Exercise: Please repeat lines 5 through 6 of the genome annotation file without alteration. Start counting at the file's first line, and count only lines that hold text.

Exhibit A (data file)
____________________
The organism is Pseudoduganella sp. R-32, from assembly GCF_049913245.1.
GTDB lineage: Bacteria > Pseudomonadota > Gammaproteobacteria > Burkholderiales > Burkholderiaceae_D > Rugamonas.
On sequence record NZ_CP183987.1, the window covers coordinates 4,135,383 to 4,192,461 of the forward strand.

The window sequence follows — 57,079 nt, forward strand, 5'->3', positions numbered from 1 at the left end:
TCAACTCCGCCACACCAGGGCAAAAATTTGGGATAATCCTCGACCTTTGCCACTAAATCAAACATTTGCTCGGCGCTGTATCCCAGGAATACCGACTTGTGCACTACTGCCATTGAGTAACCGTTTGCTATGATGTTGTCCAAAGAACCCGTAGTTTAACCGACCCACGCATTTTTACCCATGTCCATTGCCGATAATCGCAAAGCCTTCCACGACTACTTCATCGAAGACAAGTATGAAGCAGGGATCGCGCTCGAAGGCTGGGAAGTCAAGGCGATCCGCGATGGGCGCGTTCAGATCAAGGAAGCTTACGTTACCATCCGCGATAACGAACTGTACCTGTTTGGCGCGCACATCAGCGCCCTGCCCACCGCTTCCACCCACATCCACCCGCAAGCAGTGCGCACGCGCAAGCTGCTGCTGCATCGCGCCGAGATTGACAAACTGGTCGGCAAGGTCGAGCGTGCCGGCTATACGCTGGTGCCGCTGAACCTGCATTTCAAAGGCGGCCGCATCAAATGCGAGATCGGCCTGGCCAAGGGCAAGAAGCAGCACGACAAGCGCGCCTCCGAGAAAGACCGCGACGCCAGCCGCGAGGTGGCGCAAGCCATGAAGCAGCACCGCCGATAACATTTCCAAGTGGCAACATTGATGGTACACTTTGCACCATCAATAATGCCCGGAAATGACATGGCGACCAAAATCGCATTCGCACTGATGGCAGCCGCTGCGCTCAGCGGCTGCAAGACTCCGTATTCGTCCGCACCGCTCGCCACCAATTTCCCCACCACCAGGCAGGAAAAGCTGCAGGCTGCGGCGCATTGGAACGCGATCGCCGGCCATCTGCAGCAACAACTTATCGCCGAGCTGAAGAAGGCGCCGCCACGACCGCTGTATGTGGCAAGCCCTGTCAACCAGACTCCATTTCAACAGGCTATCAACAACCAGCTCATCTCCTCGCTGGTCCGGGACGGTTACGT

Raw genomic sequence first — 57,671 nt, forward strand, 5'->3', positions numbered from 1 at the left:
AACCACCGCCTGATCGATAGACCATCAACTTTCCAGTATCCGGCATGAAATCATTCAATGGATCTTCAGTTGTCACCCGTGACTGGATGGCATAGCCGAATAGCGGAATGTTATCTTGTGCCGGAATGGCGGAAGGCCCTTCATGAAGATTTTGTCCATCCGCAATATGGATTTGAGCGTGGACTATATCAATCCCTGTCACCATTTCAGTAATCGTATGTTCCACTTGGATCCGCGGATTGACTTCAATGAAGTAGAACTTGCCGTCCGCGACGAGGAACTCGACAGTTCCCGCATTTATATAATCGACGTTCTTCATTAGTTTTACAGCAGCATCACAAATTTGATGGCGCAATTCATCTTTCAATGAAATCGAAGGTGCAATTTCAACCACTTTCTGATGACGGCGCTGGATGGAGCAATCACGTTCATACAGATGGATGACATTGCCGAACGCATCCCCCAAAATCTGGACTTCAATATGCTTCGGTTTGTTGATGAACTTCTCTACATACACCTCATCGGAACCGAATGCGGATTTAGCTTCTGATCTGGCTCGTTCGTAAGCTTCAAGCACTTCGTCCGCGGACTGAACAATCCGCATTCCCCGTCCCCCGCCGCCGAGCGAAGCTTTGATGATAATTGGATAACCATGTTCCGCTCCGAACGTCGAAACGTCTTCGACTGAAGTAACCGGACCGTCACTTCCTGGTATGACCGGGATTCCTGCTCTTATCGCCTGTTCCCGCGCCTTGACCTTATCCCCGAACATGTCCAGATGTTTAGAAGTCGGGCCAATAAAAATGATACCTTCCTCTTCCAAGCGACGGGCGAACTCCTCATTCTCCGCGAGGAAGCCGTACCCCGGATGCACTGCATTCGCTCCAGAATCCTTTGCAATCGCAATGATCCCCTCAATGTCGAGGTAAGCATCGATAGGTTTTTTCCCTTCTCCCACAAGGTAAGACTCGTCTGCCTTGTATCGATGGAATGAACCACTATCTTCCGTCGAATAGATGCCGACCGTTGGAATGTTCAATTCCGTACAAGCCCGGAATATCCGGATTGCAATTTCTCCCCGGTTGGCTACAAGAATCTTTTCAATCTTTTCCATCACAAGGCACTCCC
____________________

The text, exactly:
TCAACTCCGCCACACCAGGGCAAAAATTTGGGATAATCCTCGACCTTTGCCACTAAATCAAACATTTGCTCGGCGCTGTATCCCAGGAATACCGACTTGTGCACTACTGCCATTGAGTAACCGTTTGCTATGATGTTGTCCAAAGAACCCGTAGTTTAACCGACCCACGCATTTTTACCCATGTCCATTGCCGATAATCGCAAAGCCTTCCACGACTACTTCATCGAAGACAAGTATGAAGCAGGGATCGCGCTCGAAGGCTGGGAAGTCAAGGCGATCCGCGATGGGCGCGTTCAGATCAAGGAAGCTTACGTTACCATCCGCGATAACGAACTGTACCTGTTTGGCGCGCACATCAGCGCCCTGCCCACCGCTTCCACCCACATCCACCCGCAAGCAGTGCGCACGCGCAAGCTGCTGCTGCATCGCGCCGAGATTGACAAACTGGTCGGCAAGGTCGAGCGTGCCGGCTATACGCTGGTGCCGCTGAACCTGCATTTCAAAGGCGGCCGCATCAAATGCGAGATCGGCCTGGCCAAGGGCAAGAAGCAGCACGACAAGCGCGCCTCCGAGAAAGACCGCGACGCCAGCCGCGAGGTGGCGCAAGCCATGAAGCAGCACCGCCGATAACATTTCCAAGTGGCAACATTGATGGTACACTTTGCACCATCAATAATGCCCGGAAATGACATGGCGACCAAAATCGCATTCGCACTGATGGCAGCCGCTGCGCTCAGCGGCTGCAAGACTCCGTATTCGTCCGCACCGCTCGCCACCAATTTCCCCACCACCAGGCAGGAAAAGCTGCAGGCTGCGGCGCATTGGAACGCGATCGCCGGCCATCTGCAGCAACAACTTATCGCCGAGCTGAAGAAGGCGCCGCCACGACCGCTGTATGTGGCAAGCCCTGTCAACCAGACTCCATTTCAACAGGCTATCAACAACCAGCTCATCTCCTCGCTGGTCCGGGACGGTTACGT

Raw genomic sequence first — 57,671 nt, forward strand, 5'->3', positions numbered from 1 at the left: